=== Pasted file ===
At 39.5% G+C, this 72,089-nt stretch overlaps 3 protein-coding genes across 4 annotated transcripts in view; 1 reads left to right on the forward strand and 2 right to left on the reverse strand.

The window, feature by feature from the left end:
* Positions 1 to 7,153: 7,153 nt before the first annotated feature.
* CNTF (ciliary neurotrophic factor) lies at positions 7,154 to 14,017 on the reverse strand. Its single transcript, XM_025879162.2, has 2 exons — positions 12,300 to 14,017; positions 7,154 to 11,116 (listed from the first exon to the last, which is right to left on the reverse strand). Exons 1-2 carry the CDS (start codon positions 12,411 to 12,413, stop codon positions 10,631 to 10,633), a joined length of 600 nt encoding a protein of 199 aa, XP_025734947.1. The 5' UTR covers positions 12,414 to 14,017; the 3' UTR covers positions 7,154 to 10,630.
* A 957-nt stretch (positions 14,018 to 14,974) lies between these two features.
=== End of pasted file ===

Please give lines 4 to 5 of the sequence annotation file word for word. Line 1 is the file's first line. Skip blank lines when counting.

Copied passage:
* CNTF (ciliary neurotrophic factor) lies at positions 7,154 to 14,017 on the reverse strand. Its single transcript, XM_025879162.2, has 2 exons — positions 12,300 to 14,017; positions 7,154 to 11,116 (listed from the first exon to the last, which is right to left on the reverse strand). Exons 1-2 carry the CDS (start codon positions 12,411 to 12,413, stop codon positions 10,631 to 10,633), a joined length of 600 nt encoding a protein of 199 aa, XP_025734947.1. The 5' UTR covers positions 12,414 to 14,017; the 3' UTR covers positions 7,154 to 10,630.
* A 957-nt stretch (positions 14,018 to 14,974) lies between these two features.